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Today is the 30th anniversary of the takeover by militants of the U.S. Embassy in Tehran. According to the Carter Library, of the 66 Americans who were taken hostage, 13 were released on Nov. 19 and 20, 1979; one was released on July 11, 1980, and the remaining 52 were released on Jan. 20, 1981.
The 52 Americans were held hostage for 444 days from November 4, 1979 to January 20, 1981.
Anna Tinsley of the Star-Telegram in Fort Worth, TX wrote recently about Rick Kupke, one the the 52 hostages, who recalled his 444 days as Iranian hostage (As anniversary nears, Arlington man recalls his 444 days as Iranian hostage). Excerpts below:
Rick Kupke was busy encrypting classified messages inside the U.S. Embassy in Tehran when the Marine Corps guard yelled over the radio, “They’re coming over the wall!”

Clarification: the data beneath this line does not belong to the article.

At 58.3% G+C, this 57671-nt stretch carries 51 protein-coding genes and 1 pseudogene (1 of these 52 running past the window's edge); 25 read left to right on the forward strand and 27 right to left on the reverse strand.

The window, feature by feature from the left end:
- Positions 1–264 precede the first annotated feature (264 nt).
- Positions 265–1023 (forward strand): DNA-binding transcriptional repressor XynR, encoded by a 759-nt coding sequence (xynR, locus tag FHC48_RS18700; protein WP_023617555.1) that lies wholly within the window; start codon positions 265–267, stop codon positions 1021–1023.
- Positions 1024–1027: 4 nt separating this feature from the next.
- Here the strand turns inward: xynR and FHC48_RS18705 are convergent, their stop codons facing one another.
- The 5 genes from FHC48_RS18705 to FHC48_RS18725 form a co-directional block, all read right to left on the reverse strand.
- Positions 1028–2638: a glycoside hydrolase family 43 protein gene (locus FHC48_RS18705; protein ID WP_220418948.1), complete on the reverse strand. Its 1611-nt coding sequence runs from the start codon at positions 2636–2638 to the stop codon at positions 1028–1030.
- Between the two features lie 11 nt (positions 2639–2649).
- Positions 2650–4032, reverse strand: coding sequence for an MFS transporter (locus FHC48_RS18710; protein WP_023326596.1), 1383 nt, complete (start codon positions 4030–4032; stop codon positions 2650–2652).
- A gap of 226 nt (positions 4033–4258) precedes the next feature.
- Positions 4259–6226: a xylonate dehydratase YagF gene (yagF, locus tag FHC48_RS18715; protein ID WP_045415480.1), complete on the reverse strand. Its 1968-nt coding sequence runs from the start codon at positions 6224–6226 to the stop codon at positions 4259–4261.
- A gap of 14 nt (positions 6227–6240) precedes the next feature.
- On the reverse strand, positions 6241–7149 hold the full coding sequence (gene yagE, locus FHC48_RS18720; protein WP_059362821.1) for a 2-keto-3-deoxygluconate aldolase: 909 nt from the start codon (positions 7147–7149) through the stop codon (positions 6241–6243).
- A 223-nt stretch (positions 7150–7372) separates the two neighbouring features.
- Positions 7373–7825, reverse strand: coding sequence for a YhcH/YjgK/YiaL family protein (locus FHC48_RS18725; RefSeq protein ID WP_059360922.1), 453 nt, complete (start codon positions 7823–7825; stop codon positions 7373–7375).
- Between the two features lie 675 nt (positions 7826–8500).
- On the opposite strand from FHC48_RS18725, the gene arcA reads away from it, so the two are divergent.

Kupke, then a 33-year-old communications officer and electronics specialist, sent the telegram, closed a vault door to keep workers in the second-floor office safe and began shredding sensitive government documents — including those about unpopular Shah Mohammad Reza Pahlavi, who fled to the U.S. that year.
“The State Department asked me if I destroyed all the cables going back and forth about the shah. They said, ‘You have to confirm to us that you personally destroyed that.’ I said, ‘Yes.’ Then they gave us the order to destroy all of our equipment.”
After Kupke smashed Teletype machines, he began the first of three trips to the roof to keep rifles and shotguns out of the hands of Iranians. After his third trip, he became the 66th — and final — American taken hostage that day.
Kupke said he’ll call a handful of the 42 living hostages Wednesday. But Nov. 4 is not the day many of the hostages choose to remember.
The day they’d rather remember is Jan. 20, when they were released, former charge d’affaires L. Bruce Laingen of Bethesda, Md., has said.
“That’s a good day,” he said. “Nov. 4 is the day the roof fell in.”
Read the whole thing here.
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